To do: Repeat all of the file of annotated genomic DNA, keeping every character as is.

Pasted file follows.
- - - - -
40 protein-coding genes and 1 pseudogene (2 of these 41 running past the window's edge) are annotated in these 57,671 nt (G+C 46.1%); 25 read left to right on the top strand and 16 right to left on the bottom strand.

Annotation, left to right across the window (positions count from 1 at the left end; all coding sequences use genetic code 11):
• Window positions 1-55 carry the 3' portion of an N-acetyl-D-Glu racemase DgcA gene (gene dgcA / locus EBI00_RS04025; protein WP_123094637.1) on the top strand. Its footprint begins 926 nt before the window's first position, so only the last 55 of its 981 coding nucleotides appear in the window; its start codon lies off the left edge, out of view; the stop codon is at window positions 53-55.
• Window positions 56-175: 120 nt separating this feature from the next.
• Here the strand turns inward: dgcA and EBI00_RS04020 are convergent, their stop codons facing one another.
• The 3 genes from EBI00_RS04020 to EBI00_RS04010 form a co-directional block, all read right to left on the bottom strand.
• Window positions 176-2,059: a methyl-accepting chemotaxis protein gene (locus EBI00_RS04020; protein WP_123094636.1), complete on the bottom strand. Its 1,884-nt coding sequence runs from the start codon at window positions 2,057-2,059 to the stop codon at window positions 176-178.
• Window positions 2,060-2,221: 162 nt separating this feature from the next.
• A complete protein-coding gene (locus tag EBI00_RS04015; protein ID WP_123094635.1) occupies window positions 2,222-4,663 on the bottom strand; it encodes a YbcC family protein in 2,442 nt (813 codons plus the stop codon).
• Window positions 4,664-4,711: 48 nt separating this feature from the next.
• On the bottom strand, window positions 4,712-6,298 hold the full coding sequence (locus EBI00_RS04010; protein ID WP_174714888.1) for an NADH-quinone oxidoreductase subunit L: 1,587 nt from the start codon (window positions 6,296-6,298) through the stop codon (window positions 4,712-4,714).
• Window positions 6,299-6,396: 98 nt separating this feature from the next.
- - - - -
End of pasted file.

40 protein-coding genes and 1 pseudogene (2 of these 41 running past the window's edge) are annotated in these 57,671 nt (G+C 46.1%); 25 read left to right on the top strand and 16 right to left on the bottom strand.

Annotation, left to right across the window (positions count from 1 at the left end; all coding sequences use genetic code 11):
• Window positions 1-55 carry the 3' portion of an N-acetyl-D-Glu racemase DgcA gene (gene dgcA / locus EBI00_RS04025; protein WP_123094637.1) on the top strand. Its footprint begins 926 nt before the window's first position, so only the last 55 of its 981 coding nucleotides appear in the window; its start codon lies off the left edge, out of view; the stop codon is at window positions 53-55.
• Window positions 56-175: 120 nt separating this feature from the next.
• Here the strand turns inward: dgcA and EBI00_RS04020 are convergent, their stop codons facing one another.
• The 3 genes from EBI00_RS04020 to EBI00_RS04010 form a co-directional block, all read right to left on the bottom strand.
• Window positions 176-2,059: a methyl-accepting chemotaxis protein gene (locus EBI00_RS04020; protein WP_123094636.1), complete on the bottom strand. Its 1,884-nt coding sequence runs from the start codon at window positions 2,057-2,059 to the stop codon at window positions 176-178.
• Window positions 2,060-2,221: 162 nt separating this feature from the next.
• A complete protein-coding gene (locus tag EBI00_RS04015; protein ID WP_123094635.1) occupies window positions 2,222-4,663 on the bottom strand; it encodes a YbcC family protein in 2,442 nt (813 codons plus the stop codon).
• Window positions 4,664-4,711: 48 nt separating this feature from the next.
• On the bottom strand, window positions 4,712-6,298 hold the full coding sequence (locus EBI00_RS04010; protein ID WP_174714888.1) for an NADH-quinone oxidoreductase subunit L: 1,587 nt from the start codon (window positions 6,296-6,298) through the stop codon (window positions 4,712-4,714).
• Window positions 6,299-6,396: 98 nt separating this feature from the next.